Former White House counsel Don McGahn has said in his testimony to the House Judiciary Committee that Donald Trump wanted him to fire special counsel Robert Mueller who was probing Russian interference into the 2016 election result.
According to Mr McGahn, the former president was so clear in his demand that in 2017 he nearly threatened to resign. He reportedly told former White House chief of staff Reince Priebus that Mr Trump was asking him to do “crazy s**t”.
In his testimony, he says he does not “remember saying that to the chief of staff”, but Mr McGahn confesses “that it does sound like something” he may have said. He, however, characterised the use of those specific words as “fair”.
Describing several instances of potential obstruction by Mr Trump, McGahn said it had reached an “inflection point” and “it was time to hit the brakes” when Mr Trump allegedly pressurised him to direct deputy attorney general Rod Rosenstein to fire Mr Mueller.
“If the acting attorney general received what he thought was a direction from the counsel to the president to remove a special counsel, he would either have to remove the special counsel or resign,” said Mr McGahn during his testimony.
“We are still talking about the ‘Saturday Night Massacre’ decades and decades later,” he said as he compared Mr Trump’s alleged interference with the probe with that of President Richard Nixon firing several top officials in an attempt to block an investigation into the Watergate scandal.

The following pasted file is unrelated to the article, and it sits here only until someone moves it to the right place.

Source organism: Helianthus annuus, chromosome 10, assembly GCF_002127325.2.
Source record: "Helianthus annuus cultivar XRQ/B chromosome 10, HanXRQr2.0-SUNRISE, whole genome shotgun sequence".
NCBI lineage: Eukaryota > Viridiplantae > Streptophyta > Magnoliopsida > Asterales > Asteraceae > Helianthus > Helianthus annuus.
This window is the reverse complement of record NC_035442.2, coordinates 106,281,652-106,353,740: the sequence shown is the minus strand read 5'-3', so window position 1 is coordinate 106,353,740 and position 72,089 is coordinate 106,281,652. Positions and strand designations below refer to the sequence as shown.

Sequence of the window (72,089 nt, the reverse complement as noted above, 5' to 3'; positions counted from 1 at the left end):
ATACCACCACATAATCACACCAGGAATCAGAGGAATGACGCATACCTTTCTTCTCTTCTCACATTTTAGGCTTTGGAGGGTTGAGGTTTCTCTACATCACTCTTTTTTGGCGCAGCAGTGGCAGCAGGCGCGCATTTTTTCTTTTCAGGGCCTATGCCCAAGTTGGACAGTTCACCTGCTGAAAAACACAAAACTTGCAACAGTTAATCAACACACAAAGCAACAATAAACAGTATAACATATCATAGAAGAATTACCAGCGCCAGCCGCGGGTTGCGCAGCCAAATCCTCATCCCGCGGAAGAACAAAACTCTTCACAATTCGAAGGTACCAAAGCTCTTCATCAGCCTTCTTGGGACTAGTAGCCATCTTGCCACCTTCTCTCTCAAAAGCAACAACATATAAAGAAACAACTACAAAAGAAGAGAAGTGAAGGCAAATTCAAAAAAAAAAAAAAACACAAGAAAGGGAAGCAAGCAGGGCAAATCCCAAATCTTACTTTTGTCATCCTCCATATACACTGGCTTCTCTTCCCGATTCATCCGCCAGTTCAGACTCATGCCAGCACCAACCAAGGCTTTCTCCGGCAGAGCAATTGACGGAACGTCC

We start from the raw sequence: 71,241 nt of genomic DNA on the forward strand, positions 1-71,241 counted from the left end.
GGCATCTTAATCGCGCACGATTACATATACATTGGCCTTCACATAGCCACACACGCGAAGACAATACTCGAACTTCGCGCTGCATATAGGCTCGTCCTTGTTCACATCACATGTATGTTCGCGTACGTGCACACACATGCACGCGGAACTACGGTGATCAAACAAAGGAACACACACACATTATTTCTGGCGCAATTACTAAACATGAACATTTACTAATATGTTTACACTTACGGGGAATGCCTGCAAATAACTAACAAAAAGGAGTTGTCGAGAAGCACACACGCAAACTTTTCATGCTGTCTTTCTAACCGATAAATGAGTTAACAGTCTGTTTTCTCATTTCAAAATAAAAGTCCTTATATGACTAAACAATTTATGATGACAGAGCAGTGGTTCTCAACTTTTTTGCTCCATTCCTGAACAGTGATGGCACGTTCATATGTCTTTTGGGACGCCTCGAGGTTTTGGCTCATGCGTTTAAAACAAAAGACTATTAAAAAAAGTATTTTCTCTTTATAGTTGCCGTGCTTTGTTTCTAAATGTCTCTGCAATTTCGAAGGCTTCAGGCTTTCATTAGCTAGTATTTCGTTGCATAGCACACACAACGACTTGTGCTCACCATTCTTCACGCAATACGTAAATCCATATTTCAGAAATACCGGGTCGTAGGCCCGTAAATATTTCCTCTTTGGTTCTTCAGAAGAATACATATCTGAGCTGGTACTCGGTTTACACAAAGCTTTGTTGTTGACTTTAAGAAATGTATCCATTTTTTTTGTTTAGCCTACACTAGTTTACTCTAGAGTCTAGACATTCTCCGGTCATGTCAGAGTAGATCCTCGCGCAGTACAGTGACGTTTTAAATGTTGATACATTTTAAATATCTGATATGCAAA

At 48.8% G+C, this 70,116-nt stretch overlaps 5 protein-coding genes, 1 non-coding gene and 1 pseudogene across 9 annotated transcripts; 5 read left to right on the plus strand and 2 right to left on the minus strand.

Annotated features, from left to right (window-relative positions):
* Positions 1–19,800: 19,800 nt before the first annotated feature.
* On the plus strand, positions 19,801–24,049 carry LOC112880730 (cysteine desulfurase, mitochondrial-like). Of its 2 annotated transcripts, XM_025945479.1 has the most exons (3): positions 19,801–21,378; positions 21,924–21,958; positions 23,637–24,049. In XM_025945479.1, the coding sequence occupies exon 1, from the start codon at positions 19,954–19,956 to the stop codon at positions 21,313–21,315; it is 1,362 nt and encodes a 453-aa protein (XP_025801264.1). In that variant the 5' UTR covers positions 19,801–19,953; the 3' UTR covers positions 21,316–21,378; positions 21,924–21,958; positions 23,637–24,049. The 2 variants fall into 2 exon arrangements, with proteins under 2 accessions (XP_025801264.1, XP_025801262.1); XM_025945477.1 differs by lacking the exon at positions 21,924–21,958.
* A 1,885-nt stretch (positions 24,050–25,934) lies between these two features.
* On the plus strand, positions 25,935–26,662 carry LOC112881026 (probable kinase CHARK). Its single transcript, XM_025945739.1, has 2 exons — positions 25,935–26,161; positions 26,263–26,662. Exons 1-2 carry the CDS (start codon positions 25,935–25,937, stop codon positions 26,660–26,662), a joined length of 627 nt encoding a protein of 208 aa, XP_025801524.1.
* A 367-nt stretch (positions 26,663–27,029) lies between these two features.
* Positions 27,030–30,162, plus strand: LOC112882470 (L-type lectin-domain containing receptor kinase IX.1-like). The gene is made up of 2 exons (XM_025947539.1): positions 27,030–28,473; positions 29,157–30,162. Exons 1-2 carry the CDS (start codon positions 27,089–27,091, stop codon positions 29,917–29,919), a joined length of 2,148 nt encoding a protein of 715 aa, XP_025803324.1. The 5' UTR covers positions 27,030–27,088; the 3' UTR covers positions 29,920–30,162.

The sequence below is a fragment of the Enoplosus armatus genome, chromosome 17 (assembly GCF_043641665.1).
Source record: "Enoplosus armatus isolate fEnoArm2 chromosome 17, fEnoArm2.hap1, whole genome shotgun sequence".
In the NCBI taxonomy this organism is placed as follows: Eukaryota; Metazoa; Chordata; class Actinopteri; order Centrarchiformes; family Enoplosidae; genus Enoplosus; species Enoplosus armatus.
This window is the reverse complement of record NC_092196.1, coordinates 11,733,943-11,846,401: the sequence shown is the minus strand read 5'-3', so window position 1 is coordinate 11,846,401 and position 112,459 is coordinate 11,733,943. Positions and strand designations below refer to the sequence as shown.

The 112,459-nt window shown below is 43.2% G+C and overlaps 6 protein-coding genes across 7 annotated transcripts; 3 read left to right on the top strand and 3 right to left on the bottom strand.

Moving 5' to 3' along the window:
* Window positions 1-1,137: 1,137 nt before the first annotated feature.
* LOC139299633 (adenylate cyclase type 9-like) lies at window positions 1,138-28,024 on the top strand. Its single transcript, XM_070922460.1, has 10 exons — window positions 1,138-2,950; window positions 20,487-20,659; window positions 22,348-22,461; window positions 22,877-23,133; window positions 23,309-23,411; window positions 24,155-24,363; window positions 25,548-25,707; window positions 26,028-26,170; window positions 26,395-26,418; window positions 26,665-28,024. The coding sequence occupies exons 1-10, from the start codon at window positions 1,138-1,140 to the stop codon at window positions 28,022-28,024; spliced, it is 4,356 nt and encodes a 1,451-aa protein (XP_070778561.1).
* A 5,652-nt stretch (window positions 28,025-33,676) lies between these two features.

Mr Nixon’s decision led to a huge outrage and highly damaged his reputation. His impeachment process began ten days after his decision to oust the special prosecutor.
The 2019 Mueller report on the other hand concluded that though the Trump campaign welcomed and expected to benefit from the Russian interference, there was insufficient evidence to bring any conspiracy charges against the then-president and his associates.
Defending his decision to not call Mr Rosenstein, Mr McGahn said, “this seemed to be an inflection point.”
“It was time to hit the brakes and not make a phone call to Rod to raise this issue that the president had continued to raise with me,” he said. “It seemed to me that it'd be easier for me to not make the call and take whatever heat or fallout there would be than to cause, potentially, a chain reaction that I think would not be in the best interest of the president.”
Mr McGahn said he also didn’t call Mr Rosenstein because “he [Rosensteing] could potentially react in a way that would cause him to potentially resign, and that would cause a chain reaction that would be not in anyone’s interest.”
The House Judiciary Committee has been trying for a couple of years to question Mr McGahn, in its probe into whether Mr Trump obstructed justice in his attempts to thwart the investigation into the possible collusion with the Russians.
While earlier subpoenas to Mr McGahn were blocked by the White House, the committee made a breakthrough last week, following a two-year court battle to secure his testimony.
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